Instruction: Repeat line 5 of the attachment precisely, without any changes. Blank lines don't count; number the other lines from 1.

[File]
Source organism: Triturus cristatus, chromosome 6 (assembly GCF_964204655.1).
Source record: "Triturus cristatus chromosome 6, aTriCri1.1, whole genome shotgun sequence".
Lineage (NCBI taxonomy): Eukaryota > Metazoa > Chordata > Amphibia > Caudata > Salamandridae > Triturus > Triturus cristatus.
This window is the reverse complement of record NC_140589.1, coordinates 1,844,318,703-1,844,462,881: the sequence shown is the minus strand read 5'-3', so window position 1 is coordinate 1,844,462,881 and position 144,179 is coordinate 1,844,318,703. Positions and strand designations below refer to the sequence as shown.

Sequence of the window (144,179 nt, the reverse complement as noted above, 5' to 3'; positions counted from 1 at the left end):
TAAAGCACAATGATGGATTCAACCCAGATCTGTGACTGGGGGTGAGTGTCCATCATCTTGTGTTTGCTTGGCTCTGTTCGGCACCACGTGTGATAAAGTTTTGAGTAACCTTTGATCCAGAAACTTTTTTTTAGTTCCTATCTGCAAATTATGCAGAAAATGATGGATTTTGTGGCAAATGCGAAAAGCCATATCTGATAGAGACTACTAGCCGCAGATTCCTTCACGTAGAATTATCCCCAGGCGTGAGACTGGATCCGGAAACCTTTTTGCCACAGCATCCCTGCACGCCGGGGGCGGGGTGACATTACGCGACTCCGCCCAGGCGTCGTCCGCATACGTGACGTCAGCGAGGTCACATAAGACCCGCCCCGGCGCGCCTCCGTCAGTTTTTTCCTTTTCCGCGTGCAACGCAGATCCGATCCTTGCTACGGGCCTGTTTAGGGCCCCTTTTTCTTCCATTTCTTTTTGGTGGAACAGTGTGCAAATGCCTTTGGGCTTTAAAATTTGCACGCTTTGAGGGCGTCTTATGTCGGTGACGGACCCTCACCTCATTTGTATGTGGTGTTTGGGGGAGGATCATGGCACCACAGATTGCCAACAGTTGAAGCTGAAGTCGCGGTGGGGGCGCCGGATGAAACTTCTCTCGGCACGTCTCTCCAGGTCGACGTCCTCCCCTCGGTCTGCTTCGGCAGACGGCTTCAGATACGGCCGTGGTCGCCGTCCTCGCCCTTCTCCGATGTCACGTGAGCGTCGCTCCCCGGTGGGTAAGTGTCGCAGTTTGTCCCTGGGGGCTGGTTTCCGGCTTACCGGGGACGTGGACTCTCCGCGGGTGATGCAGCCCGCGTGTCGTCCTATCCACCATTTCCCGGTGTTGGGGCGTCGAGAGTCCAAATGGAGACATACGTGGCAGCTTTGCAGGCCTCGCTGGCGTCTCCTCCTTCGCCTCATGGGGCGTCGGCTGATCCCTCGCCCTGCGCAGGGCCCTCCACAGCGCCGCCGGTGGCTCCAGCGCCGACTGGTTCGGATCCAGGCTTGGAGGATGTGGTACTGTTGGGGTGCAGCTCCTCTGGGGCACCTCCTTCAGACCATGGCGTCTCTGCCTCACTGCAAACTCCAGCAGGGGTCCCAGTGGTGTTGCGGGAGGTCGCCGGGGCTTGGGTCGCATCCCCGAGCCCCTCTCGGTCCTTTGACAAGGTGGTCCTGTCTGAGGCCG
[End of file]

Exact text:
Sequence of the window (144,179 nt, the reverse complement as noted above, 5' to 3'; positions counted from 1 at the left end):